In recent years, the number of manufacturing plants and engineering centers, as well as support entities that have been established in country have tripled. They have increased from 109 in 2006 to more than 350 today. World-class companies have been established in the country, which has allowed the formation of important industrial conglomerates in various regions, mainly in the northern and central parts of the nation.
By the number of companies, jobs, investment, and synergy that exists between the various industry players, five main clusters of aerospace manufacturing in Mexico have been identified. They are located in Baja California, Chihuahua, Nuevo León, Querétaro, and Sonora. Each of these clusters has its characteristic profile, developed from the capabilities that were originally present in these regions and their experience in other sectors such as metalworking, automotive, electrical, or electronics. The countries that have invested the most in these Mexican aerospace clusters are from the United States, Canada, France, and Spain.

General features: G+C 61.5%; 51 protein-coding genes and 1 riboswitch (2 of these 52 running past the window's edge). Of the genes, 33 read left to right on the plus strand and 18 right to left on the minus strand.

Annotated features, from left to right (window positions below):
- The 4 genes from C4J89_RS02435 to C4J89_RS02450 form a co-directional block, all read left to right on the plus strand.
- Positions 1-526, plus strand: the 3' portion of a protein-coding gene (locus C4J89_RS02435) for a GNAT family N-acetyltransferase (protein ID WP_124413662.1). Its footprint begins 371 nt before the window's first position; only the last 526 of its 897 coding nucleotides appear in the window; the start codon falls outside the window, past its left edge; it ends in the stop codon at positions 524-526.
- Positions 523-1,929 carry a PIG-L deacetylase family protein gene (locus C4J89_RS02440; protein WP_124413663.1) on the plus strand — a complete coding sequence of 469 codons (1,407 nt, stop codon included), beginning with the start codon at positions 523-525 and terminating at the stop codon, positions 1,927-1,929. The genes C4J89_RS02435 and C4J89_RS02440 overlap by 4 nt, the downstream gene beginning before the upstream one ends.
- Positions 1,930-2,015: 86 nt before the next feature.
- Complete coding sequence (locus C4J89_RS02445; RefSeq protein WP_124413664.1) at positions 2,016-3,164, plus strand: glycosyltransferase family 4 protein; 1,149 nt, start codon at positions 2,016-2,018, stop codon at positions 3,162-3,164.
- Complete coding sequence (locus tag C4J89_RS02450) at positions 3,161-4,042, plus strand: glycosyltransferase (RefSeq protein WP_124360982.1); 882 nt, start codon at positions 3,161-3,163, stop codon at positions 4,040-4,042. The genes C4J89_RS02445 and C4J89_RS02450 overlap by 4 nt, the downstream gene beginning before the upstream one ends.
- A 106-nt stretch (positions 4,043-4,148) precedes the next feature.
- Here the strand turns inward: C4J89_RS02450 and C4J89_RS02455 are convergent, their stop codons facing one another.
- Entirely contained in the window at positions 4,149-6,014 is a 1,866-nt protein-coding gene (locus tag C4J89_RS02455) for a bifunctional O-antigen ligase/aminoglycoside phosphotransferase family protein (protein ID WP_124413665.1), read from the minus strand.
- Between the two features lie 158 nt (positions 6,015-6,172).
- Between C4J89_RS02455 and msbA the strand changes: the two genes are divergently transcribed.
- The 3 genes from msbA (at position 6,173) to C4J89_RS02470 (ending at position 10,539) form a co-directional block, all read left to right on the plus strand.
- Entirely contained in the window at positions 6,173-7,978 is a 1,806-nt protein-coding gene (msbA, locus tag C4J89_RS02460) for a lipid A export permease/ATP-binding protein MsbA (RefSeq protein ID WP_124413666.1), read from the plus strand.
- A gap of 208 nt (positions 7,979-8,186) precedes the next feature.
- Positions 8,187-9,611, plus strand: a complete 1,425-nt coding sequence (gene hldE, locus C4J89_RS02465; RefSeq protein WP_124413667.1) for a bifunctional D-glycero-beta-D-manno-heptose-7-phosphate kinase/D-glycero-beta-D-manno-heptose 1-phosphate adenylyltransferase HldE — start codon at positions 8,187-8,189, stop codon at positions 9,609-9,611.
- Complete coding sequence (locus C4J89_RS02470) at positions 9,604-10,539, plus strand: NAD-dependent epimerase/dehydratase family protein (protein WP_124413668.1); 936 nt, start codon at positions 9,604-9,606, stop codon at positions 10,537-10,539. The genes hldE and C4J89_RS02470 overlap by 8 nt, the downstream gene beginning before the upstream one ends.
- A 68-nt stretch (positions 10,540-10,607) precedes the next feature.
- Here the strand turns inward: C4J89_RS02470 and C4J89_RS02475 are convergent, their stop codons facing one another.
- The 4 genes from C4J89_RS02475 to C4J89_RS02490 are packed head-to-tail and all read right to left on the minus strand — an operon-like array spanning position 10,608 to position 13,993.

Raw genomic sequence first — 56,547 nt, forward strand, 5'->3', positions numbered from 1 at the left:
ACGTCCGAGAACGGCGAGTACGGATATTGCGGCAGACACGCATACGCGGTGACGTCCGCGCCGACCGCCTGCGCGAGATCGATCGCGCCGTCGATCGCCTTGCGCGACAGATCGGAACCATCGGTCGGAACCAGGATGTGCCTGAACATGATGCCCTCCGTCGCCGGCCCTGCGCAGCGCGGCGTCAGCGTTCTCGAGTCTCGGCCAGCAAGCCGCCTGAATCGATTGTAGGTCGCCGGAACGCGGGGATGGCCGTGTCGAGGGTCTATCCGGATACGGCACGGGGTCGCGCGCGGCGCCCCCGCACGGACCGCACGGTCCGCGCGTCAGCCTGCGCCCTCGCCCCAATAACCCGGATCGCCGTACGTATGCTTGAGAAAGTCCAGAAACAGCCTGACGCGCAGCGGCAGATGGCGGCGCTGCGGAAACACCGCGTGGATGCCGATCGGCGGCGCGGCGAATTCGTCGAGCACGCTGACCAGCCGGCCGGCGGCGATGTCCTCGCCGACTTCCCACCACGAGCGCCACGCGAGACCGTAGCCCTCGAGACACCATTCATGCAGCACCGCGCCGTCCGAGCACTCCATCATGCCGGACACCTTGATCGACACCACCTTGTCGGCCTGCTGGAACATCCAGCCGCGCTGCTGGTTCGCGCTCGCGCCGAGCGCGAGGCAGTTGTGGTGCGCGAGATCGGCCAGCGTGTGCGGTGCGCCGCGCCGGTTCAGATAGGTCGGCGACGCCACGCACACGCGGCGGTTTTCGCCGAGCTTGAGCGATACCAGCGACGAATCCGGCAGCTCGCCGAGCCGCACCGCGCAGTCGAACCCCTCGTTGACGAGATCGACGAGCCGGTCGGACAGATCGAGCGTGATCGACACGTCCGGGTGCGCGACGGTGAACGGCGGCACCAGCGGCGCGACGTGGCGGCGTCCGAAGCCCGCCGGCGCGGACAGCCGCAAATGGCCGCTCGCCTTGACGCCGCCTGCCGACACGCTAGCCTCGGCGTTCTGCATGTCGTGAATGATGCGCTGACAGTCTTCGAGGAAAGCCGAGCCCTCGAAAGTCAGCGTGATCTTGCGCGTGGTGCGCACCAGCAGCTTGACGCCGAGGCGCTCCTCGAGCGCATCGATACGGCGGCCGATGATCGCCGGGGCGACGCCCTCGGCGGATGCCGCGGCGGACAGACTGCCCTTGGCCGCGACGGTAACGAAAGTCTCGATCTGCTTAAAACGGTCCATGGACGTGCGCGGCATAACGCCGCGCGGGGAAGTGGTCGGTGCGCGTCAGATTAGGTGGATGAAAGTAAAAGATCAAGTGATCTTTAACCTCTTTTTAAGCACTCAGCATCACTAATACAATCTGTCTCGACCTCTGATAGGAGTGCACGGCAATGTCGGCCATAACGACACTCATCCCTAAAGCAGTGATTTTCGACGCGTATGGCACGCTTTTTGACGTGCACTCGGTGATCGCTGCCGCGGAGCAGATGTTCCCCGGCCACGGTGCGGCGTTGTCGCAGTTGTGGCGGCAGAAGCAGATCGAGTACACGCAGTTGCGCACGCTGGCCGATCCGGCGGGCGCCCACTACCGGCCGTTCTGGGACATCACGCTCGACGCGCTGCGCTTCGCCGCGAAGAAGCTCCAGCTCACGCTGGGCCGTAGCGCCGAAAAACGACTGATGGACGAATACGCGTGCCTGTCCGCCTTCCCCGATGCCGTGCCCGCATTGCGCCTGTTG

Below is a brief description of the clusters that are involved in aerospace manufacturing in Mexico.
There are about 250 companies in the state’s aerospace industry ecosystem. They are segmented into different businesses such as the production of parts and components, drones, satellites, maintenance and repair of aircraft, and logistics, among others. Collectively, companies operating in the aerospace industry in Baja California employ approximately 30,000 workers.
Another cluster of aerospace manufacturing in Mexico is in the northern state of Chihuahua. Chihuahua is home to forty-five industry manufacturing plants that export US $1.5 billion dollars’ worth of finished products. Additionally, the companies that are manufacturing in the aerospace manufacturing industry in Chihuahua together have generated approximately 15,000 direct labor positions. The state has five companies: Honeywell, Cessna, Beechcraft, Bell Helicopter, and EZ Air that have developed a partnership with Brazil’s Embraer to manufacturing high-precision machined parts, harnesses, seats, aero parts, slides, rafts, heat-treated parts, and turbines.